Airwaves: November 21, 2008
The first effects of the merger between satellite radio services XM and Sirius became apparent last week when the channels on both companies radios changed.
For the most part it seems to be the removal of duplicate programming. For example, there are no longer separate channels on each service featuring decades music, or music from the 1950s through the 1980s. Sirius listeners gain big bands and standards from the 1940s, though, as well as a channel dedicated solely to 1990s rock.
Gone are many of the XM personalities, most of whom were replaced by their counterparts from Sirius. Two positive changes for me as a Sirius subscriber: Barry Williams, who played Greg Brady on televisions Brady Bunch, is no longer heard on the 70s channel; and the original recordings from the 1970s and 80s of American Top-40 with Casey Kasem are now carried on both services.
Some of the moves involved changing the names of the channels, making for some weird-sounding jingles on the decades channels. Instead of Totally 70s, for example, the jingle singers now sing Sirius/XM 70s on 7. Just try to make that sound good.
Overall I am fairly satisfied so far. I really like having the music of the 1940s, and the addition of American Top-40 is wonderful for me. Essentially, both services carry about what they had before with the addition of a few channels from each other.
A memorial service for legendary Los Angeles radio and television reporter and commentator George Putnam will be held at 1 PM on Saturday, December 6th at the Jeffers Estate, 1823 Foothill Blvd. in La Canada.
Putnam passed away in September at the age of 94; this service will be open to the public.
We Get Letters
Yes, I remember Dick Whittinghill, with pleasure. Heck, I even remember Gene Norman ... how cool.
But for me, Sundays were a day of joy and bliss because of Sweet Dick Whittington and his Polygamy Palms. His listeners were the most clever, quickest wittiest of people. How great to live in a world where there is an audience like that.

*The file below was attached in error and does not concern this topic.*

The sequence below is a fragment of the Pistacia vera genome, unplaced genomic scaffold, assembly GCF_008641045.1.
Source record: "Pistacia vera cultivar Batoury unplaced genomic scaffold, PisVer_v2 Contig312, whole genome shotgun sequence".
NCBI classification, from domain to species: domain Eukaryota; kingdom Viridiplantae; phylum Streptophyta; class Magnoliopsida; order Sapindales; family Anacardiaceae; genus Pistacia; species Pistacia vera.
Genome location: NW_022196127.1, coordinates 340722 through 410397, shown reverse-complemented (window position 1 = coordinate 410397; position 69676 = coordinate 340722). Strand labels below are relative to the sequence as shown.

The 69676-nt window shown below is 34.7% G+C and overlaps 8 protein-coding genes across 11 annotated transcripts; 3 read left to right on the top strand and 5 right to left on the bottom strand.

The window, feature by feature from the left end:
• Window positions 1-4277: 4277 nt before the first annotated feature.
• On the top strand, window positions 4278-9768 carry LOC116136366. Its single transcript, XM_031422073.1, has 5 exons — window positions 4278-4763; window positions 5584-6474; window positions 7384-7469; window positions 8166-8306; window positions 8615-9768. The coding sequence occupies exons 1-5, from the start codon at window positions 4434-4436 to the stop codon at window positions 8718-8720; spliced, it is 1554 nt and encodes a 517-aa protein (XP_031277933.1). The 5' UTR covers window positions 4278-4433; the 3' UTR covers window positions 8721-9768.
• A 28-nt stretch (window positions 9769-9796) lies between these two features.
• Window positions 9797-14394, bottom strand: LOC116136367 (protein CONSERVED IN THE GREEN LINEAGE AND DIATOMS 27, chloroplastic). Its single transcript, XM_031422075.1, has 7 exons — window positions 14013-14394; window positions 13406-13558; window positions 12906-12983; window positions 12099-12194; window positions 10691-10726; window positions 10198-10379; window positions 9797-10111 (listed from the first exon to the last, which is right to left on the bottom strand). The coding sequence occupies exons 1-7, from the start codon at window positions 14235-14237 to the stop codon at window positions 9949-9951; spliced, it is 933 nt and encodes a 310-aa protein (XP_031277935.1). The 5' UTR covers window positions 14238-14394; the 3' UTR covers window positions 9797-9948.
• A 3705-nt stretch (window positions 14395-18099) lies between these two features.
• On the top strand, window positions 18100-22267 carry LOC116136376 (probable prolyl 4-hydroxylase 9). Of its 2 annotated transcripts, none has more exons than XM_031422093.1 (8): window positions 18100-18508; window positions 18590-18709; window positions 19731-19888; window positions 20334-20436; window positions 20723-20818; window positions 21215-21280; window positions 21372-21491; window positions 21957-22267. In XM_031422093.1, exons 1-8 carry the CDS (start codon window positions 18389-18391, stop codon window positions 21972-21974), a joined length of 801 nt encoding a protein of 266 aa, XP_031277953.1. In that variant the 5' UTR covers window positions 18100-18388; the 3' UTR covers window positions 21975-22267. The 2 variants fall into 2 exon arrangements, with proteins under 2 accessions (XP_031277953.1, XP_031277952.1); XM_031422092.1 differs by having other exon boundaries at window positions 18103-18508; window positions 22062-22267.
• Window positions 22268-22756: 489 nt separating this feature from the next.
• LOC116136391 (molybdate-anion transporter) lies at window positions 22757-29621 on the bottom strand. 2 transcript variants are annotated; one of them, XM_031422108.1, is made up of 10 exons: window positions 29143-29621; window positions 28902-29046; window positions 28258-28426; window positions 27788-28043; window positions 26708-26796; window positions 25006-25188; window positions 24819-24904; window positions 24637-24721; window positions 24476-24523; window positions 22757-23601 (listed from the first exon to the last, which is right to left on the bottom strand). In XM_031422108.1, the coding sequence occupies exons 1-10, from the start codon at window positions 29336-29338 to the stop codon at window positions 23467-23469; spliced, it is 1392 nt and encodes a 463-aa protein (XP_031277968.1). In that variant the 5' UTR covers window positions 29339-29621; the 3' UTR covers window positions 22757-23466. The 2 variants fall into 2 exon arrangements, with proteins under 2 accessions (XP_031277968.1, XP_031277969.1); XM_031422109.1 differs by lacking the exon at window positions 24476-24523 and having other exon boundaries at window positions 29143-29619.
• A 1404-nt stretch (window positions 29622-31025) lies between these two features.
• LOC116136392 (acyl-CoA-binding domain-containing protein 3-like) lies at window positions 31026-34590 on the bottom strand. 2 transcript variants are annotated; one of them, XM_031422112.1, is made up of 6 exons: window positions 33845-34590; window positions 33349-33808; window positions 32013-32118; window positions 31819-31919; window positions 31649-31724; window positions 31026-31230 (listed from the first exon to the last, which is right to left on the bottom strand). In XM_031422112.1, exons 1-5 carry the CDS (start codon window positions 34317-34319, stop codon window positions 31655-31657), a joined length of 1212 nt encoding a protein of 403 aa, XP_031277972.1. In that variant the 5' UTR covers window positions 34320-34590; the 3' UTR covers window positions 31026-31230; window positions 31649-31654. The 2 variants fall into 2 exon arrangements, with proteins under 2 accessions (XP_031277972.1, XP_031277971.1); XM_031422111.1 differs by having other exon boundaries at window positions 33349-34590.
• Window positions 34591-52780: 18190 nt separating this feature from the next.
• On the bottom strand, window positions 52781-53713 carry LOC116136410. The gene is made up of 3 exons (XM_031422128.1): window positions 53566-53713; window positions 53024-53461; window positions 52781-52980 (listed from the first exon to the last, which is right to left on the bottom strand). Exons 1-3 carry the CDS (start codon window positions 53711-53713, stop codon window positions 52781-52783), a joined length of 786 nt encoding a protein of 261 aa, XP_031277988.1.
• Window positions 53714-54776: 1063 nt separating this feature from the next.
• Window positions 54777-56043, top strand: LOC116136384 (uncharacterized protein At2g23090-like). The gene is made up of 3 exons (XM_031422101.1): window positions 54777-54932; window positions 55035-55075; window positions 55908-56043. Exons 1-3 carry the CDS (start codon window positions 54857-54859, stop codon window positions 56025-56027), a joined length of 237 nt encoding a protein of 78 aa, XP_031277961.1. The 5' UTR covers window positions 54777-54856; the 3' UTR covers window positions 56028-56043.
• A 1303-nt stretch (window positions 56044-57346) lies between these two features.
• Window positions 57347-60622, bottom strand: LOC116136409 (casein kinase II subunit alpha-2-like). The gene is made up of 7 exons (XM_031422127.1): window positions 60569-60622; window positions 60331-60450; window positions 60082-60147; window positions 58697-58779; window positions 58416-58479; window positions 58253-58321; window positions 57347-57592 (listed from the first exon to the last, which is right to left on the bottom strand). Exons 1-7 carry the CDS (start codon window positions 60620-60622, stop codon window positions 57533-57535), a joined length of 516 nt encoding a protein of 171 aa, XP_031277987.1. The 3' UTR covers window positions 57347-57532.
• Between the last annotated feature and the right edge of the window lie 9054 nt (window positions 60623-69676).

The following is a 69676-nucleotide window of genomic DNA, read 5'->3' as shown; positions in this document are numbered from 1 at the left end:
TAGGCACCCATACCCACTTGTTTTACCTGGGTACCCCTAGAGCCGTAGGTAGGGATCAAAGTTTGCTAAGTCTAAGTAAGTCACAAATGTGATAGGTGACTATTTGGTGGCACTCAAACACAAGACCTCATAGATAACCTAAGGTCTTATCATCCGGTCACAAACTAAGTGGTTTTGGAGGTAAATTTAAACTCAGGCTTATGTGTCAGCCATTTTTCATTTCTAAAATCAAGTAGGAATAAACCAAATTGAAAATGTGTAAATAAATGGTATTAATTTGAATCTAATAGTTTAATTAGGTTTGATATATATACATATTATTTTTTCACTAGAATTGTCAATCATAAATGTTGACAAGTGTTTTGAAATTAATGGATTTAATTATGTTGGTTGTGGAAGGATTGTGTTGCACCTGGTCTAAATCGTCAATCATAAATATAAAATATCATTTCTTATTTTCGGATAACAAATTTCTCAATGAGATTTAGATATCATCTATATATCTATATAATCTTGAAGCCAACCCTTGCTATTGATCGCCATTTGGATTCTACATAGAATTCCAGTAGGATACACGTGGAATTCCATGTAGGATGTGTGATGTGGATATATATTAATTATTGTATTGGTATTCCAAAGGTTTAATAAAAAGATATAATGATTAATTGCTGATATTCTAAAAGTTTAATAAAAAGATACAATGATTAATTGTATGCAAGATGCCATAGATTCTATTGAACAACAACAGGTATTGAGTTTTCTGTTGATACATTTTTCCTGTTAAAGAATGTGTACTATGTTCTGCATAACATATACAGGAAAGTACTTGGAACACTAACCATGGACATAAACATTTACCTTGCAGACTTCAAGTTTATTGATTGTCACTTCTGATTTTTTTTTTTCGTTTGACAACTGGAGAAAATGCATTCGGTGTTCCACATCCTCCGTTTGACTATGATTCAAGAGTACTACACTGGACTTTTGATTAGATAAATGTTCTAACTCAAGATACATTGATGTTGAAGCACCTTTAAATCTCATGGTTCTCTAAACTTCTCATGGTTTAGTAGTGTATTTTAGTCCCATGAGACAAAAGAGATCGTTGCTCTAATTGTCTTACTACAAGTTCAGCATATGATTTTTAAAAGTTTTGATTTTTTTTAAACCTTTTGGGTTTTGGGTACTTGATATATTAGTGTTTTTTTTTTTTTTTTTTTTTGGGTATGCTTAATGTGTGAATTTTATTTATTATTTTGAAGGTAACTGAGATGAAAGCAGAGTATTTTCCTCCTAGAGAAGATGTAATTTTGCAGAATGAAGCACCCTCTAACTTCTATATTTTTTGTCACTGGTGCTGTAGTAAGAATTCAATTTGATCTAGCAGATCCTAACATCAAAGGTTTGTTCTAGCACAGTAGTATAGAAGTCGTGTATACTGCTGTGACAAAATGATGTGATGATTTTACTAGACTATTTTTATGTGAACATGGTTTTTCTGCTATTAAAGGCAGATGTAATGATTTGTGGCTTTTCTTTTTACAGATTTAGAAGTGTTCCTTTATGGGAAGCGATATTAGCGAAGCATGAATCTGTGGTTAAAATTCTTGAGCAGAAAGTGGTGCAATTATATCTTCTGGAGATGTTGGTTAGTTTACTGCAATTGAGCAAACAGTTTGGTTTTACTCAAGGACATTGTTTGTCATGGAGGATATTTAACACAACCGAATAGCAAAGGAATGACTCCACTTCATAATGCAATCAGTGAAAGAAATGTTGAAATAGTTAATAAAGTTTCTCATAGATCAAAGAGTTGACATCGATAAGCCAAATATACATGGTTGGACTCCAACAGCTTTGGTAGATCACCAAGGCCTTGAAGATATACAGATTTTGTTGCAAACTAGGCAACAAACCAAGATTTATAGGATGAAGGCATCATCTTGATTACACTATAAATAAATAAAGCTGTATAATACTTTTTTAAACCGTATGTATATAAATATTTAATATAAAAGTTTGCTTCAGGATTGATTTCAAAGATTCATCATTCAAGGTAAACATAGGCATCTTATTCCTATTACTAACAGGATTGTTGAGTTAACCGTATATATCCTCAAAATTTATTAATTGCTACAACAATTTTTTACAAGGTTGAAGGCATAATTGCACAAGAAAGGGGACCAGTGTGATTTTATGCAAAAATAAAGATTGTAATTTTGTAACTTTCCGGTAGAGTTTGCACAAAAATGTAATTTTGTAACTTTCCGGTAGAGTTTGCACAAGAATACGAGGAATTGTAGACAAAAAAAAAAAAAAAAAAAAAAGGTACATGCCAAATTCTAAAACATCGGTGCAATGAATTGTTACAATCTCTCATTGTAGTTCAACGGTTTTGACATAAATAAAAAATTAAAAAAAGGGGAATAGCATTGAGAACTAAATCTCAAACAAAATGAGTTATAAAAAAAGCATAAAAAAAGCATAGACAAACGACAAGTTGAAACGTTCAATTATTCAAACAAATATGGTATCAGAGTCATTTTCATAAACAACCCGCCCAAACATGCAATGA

I also liked his weekday talk show. I even bought a certain radio because that radio got KGIL.
Sunday night had Dr. Demento ... and eery weekday morning we had Lohman and Barkley. Im sure that my children thought they were family and we still comment about Leonard-Leonard being on the freeway when there is a food spill.
Are there any shows now to compete with these? I am sure there are but dont know where to look. I have a radio in every room in the house and in the garage. Heaven forbid that I do laundry without a radio. We listen mostly to XM for music and NPR stations for Wait Wait, Dont Tell Me and Says You.
Keep up the harangue for good programming. -- Jeanette Weidner, Long Beach
Sad to say, there really arent shows like that any more. Dont get me wrong, there are some great shows with great hosts out there, but the idea of gentle humor is a lost art in these days of catch-them-quick in-you-face radio ... at least in Los Angeles. You can find that sort of radio out of town, however -- The wonderful team of Perry and Price on Honolulus KSSK comes to mind. Unfortunately, KSSKs signal doesnt quite reach the mainland.
By the way, do you remember that Sweet Dick was on KHJ for a short time in the early 1980s?
Copyright © 2008 Richard Wagoner and Los Angeles Newspaper Group.
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